I’d like to highlight Sean Stanndard-Stockton’s point (paraphrased): it is specifically because donors do not directly experience the end product of most nonprofit work that the feedback loop (from “purchaser” to the “end product”) is likely less well-developed than in other sectors.
I think there’s probably something in what Sean is saying, though I would still ask whether, for example, the buyer of High Price Mutual Fund X (or Crummy Subprime Loan X) really has much of a feedback loop at all (since the data says that, in the long term, nearly all mutual funds underperform the market, yet the money persists year after year in these funds.) And I think Sean highlights another important question that we can ask, namely: in which sectors/products are feedback loops strong and where are they weak, and what can we in the nonprofit sector learn from these observations that will inform our work?
More broadly, my latest reflections a week after the post are:
a) I’m all for more transparency and better feedback loops, I just think we should be realistic about what the impact will be (less, I think, than some are claiming)
b) There’s a lot to learn from other sectors – specifically the corporate responsibility space (new standards and transparency launched a decade ago were meant to drive wholesale shifts in corporate behavior; changes have been much more incremental); and the individual investing space (multiple suboptimal products successfully competing for investor dollars). And I’d like us spend more time looking at adjacent spaces that have things to teach us, and less time beating ourselves up about how messed up the nonprofit capital markets are.
c) I firmly believe that for significant changes to occur in how capital flows in the nonprofit sector, leading advocates will have to get into the capital moving business. This could be by moving money in $10 increments (by building a powerful new online platform) or $10 million increments (by raising capital from forward-thinking philanthropists); it could be with predictive markets or challenge funds or some other mechanism… But “provide better information and great stuff will happen” has, I believe, proven to be an ineffective model for making real change happen.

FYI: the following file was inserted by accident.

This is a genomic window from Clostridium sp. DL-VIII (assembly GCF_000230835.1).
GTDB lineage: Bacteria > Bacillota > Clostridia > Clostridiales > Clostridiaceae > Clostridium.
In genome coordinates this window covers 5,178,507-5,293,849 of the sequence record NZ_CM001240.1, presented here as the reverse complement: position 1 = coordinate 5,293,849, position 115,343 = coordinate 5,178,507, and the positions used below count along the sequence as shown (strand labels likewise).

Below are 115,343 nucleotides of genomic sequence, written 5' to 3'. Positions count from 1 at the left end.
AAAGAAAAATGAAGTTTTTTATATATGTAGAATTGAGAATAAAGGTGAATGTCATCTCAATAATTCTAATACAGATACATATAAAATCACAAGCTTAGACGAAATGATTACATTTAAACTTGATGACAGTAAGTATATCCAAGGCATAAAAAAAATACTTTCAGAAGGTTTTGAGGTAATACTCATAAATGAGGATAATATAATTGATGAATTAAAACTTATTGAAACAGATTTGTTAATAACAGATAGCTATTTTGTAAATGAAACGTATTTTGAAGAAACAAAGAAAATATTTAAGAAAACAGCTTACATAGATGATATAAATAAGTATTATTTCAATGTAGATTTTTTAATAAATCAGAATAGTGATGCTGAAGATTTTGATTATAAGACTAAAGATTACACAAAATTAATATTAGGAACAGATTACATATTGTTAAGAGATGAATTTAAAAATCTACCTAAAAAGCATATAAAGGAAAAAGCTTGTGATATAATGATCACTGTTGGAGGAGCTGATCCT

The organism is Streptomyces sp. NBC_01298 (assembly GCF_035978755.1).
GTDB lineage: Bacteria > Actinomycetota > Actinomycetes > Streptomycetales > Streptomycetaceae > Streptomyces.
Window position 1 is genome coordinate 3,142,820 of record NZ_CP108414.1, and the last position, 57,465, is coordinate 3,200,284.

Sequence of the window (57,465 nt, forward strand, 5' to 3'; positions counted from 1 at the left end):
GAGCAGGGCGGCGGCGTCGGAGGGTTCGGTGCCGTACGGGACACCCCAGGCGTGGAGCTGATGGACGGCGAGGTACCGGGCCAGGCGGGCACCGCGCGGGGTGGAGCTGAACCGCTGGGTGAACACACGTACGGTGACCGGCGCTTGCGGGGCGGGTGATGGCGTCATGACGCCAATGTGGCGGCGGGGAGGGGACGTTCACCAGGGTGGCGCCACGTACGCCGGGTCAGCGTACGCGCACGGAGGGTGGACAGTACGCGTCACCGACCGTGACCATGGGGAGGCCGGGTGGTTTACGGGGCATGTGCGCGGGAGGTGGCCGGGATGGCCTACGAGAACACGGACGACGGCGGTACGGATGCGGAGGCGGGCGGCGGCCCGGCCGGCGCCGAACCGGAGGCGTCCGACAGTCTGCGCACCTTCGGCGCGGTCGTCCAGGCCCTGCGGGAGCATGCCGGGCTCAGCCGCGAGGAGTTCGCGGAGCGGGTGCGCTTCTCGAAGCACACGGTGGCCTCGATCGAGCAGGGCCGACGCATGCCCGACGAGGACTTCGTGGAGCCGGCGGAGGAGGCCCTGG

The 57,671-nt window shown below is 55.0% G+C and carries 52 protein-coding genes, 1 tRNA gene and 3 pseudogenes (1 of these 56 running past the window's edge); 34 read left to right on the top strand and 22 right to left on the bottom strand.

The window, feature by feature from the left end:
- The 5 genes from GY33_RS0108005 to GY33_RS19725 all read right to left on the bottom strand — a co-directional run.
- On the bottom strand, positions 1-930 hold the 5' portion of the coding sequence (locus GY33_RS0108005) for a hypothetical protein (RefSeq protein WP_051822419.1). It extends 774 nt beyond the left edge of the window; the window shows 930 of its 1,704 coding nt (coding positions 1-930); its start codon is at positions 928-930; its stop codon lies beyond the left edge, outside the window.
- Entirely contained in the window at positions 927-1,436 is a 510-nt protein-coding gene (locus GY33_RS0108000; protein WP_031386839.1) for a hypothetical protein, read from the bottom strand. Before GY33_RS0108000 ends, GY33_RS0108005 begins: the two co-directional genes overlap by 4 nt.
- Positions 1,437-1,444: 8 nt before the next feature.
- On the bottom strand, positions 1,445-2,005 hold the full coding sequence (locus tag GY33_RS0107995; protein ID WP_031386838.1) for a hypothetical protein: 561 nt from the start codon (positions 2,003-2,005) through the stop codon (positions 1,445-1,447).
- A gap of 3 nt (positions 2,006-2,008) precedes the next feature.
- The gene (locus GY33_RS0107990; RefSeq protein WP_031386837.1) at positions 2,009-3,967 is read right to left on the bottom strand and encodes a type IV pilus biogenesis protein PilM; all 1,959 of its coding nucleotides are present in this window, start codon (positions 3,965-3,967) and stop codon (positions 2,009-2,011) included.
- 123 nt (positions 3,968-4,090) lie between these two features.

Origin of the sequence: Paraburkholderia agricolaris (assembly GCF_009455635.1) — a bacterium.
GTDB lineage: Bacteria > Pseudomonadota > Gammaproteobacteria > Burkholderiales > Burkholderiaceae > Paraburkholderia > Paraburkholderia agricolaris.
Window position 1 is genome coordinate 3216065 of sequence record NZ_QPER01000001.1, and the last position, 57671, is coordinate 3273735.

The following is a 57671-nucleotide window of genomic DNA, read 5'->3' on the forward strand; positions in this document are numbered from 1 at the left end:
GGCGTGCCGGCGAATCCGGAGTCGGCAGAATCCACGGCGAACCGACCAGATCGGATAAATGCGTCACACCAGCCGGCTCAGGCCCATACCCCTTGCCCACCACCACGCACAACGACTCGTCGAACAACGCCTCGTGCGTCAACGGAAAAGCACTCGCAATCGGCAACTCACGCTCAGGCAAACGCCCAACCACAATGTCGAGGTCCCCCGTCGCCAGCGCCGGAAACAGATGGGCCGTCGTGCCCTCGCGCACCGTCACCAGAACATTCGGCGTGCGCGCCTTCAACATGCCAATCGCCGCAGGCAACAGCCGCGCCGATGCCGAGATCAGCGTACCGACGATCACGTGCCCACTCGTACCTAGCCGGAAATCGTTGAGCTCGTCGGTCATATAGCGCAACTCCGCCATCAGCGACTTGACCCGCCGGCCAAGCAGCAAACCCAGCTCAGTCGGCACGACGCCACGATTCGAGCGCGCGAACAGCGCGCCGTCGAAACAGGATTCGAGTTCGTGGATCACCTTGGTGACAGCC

Peter Haas, the Executive Director of the Appropriate Infrastructure Development Group (AIDG), has a strongly-worded post up on the TED Fellows blog called Show Me The Money – Disasters, Restrictions and The Future of the Fund Raising Industry. If you’ve ever thought that this “fundraising question” is something off to the side for nonprofits, read Peter’s post.
Peter argues that there’s an untapped business opportunity for professional fundraisers. The logic goes as follows:
Peter proposes that professional fundraisers could fill the gap by signing up as fundraisers for hire, taking a cut of the funds they raise. This way, goes the logic, nonprofits don’t have to pay hefty salaries upfront, and fundraisers who have proven that they can raise real money can work their magic. In Peter’s words: “Somebody accustomed to raising 50-100 million for a big org could probably do a lifestyle changing business, cutting their work week dramatically while earning the same salary, by only raising 10-20 million divided between a handful of smaller up and coming orgs.”
It’s an interesting idea. In truth there are a handful of these people out there, and I think they and the sector would get a nice shot in the arm if more people stepped up to take this kind of risk and put their skills to use for small, growing nonprofits.
But before we go too far, let’s dig a little deeper into Peter’s post, since he says out loud something that is often left unspoken, namely: